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Maternal Epithelial Ovarian Cancer

Published Online: June 3rd 2011 European Oncology, 2009;5(1):64-6 DOI: https://doi.org/10.17925/EOH.2009.05.1.64
Authors: Julia Palmer, John Tidy, Manu Vatish
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Abstract
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Abstract:
Overview

Maternal epithelial ovarian cancer is rare; its rarity is reflected by the paucity of reported cases in the literature. Its incidence appears to be increased in the older pregnant patient, and since childbearing among older patients has markedly risen in more recent years it is likely that this disease will become more common. Currently, there are no definitive guidelines regarding patient management in maternal epithelial ovarian cancer. Management should therefore be case-dependent, individualised and multidisciplinary in nature. Data centralisation for individual cases including detailed information on clinico-pathological variables, treatment regimens, maternal and neonatal outcomes may be beneficial in identifying optimal management strategies in these rare tumours.

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The Clinical Problem
Malignant epithelial ovarian cancer diagnosed during pregnancy is rare, with an estimated incidence of 1:12,000 to 1:50,000 pregnancies.1–3 A recent review4 identified 28 publications pertaining to maternal malignant epithelial ovarian cancer, spanning a time period of 49 years. The paucity of published data and low incidence of maternal epithelial ovarian cancer is likely to reflect the low prevalence of ovarian cancer in younger women. The incidence of maternal primary epithelial ovarian cancer appears to be increased in the older pregnant patient.4 In the UK there has been a two-fold increase in the birth rate in women >30 years of age and a three-fold increase in women >40 years of age since 1975.5 Similarly, in the US since 1980 the proportion of first births has increased three-fold in women ≥30 years of age, sixfold in women ≥35 years of age and 15-fold in women ≥40 years of age since 1980.6 Overall it is uncertain whether ovarian cancer associated with pregnancy is increasing,7 although this seems possible as childbearing among older patients increases.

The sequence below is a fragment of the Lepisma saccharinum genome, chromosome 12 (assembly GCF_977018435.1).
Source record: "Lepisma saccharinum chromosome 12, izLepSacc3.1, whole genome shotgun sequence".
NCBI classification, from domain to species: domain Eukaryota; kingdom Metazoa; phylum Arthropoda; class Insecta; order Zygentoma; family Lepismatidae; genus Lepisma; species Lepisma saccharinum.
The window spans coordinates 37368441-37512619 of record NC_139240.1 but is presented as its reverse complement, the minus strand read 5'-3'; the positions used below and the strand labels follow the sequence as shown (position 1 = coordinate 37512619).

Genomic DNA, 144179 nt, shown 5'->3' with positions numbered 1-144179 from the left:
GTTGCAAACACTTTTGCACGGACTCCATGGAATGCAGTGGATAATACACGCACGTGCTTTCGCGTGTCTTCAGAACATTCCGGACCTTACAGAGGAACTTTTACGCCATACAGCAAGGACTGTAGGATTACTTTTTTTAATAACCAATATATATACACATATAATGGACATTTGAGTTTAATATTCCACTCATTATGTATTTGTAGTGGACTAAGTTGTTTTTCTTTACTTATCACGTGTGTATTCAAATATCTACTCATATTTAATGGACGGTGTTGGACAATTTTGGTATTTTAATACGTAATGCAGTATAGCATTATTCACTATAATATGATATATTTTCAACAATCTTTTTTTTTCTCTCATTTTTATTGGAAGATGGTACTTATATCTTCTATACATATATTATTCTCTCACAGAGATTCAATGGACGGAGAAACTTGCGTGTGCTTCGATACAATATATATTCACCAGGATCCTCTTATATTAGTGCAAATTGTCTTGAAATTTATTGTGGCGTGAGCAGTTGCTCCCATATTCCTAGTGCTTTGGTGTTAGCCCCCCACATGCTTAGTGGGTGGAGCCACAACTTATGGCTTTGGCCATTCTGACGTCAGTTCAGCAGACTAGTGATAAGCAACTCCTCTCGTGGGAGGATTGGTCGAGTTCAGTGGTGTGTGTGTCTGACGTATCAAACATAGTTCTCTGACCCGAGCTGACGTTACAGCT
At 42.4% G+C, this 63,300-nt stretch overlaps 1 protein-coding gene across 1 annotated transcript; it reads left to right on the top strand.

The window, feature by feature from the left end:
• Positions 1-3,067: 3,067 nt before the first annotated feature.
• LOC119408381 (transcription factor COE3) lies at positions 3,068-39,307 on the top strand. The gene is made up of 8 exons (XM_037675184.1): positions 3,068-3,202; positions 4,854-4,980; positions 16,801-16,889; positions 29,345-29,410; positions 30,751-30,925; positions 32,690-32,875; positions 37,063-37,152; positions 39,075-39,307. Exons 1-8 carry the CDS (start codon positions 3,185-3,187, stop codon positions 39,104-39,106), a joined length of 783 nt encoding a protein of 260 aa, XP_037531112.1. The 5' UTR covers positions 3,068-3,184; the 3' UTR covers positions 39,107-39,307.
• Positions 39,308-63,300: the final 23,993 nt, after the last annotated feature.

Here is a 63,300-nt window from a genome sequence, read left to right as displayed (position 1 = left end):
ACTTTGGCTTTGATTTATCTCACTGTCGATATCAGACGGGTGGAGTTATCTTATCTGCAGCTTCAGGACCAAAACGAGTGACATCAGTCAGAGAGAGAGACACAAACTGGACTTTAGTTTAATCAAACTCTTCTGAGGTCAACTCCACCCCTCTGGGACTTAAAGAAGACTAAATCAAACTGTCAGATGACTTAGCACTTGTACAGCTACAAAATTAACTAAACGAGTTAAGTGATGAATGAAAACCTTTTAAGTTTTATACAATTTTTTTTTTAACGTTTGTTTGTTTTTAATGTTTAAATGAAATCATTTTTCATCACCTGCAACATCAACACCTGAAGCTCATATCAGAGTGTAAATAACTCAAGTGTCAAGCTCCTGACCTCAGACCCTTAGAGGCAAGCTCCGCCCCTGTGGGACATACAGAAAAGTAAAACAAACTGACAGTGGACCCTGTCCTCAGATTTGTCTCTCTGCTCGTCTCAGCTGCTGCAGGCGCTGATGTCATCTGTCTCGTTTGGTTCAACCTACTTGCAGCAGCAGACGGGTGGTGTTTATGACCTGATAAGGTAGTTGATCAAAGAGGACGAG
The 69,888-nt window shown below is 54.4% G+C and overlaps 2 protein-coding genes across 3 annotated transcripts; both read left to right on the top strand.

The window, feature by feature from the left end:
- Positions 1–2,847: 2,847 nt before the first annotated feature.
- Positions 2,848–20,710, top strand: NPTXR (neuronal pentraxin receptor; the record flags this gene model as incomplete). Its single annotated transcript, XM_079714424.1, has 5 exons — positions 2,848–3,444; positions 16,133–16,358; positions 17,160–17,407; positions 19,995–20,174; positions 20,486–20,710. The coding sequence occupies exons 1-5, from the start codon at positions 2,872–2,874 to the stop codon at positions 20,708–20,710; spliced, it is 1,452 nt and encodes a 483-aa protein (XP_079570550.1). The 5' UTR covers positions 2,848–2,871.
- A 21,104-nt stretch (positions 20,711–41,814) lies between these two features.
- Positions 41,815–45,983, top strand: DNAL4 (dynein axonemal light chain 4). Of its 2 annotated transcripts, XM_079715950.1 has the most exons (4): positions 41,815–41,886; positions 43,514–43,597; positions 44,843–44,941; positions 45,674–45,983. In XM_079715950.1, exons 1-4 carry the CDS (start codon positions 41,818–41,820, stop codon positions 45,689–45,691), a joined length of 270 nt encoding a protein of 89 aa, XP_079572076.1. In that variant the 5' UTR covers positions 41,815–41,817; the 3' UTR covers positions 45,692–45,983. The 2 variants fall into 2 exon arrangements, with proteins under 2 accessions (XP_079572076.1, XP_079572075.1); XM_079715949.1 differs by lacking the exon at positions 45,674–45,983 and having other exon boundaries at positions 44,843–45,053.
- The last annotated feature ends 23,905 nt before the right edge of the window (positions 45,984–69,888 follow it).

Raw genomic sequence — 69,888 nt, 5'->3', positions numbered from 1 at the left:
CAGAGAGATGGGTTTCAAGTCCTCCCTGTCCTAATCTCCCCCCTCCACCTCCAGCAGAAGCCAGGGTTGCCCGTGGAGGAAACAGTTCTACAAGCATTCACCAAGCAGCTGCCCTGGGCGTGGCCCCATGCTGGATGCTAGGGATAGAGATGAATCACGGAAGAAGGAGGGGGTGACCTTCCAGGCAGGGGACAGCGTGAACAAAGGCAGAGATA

Diagnosis
Patients may present with pain, abdominal distension or a mass, although many are asymptomatic at the time of detection.4 Approximately 50% of maternal epithelial ovarian cancers are detected as an incidental mass on routine pelvic or ultrasound examinations, with the majority detected in the first and second trimester. Detection at the time of Caesarean section or in the postnatal period is less common.4

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